April Fools’ Day stories are a time-honored tradition in television news. You often see reporters do stories which appear to be true, but then you find out the joke is on you. The key to a great April Fools’ Day story is believability; it must look as if it’s actually true before the punch line. 

I did an April Fools’ Day story every year (one had pasta growing on trees), and on one occasion, April 1st fell very close to Easter. I thought it might be fun to have an Easter theme for the story, so after we kicked around a few ideas in the newsroom, I settled on the following: Easter bunnies lay colored eggs, while regular rabbits lay white eggs. 

If you already knew rabbits don’t lay eggs, you would probably assume this gag would not work. 

You would be wrong. 

Why? Because television is a visual medium. If I could create video of a rabbit hatching out of an egg, I could sell this story. I needed that money shot. 

But first, I needed two things to pull this off: Eggs, and someone who had newborn rabbits. 

Luckily we found a rabbit farm in the area and the owners agreed to play along with the ruse. They explained the difference between an Easter bunny and a regular rabbit, and how they laid different colored eggs — doing this all with a straight face, mind you! 

We then “seeded” the rabbit hutch with a bunch of eggs. The owner gathered them into a basket, shaking her head in disappointment because there were too many white eggs. 

Then it was time for the money shot. One rabbit had recently given birth, and a bunch of little babies the size of newborn kittens were crawling around. We put one eggshell nearby and a baby bunny crawled in … and then out again. Amazingly, it actually looked as if it had just hatched. That would be the final shot in the story. (In case you’re wondering, no rabbits were harmed in the production of this tale.)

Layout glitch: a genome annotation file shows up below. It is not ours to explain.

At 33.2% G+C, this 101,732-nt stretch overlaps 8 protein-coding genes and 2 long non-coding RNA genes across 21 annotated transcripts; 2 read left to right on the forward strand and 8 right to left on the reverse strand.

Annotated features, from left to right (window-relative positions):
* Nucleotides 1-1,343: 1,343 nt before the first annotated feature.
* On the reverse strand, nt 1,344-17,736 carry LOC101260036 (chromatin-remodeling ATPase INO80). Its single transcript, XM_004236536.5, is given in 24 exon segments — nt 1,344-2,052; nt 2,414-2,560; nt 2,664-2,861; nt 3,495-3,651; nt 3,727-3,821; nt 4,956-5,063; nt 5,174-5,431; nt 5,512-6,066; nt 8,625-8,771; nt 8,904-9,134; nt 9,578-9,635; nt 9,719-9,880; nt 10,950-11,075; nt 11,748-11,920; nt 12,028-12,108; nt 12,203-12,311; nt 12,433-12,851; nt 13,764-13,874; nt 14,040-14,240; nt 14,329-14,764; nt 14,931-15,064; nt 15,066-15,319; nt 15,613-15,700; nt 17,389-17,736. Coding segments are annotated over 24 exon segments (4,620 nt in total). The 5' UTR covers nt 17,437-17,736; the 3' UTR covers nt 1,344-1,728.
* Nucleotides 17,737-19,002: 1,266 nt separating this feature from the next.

When the story aired on April Fools’ Day, one reporter who had never been on a farm said, “Huh. I didn’t know rabbits laid eggs.” Success! 

I often wonder how many people fell for that ruse since someone on our own news team did. It probably helped that Cadbury was running a TV commercial at that time with a rabbit clucking like a chicken as it walked away from chocolate eggs. 

Of course, parents have been telling little kids for years, “The Easter bunny left some colored eggs for you.” So my ruse wasn’t that original after all…

Randy Tatano is the author of more than 20 novels, writing political thrillers under the pen name Nick Harlow and romantic comedies as Nic Tatano. He spent 30 years working in television news as a local affiliate reporter and network field producer.

The views and opinions expressed here are those of the author and do not necessarily reflect the policy or position of 1819 News. To comment, please send an email with your name and contact information to Commentary@1819News.com.

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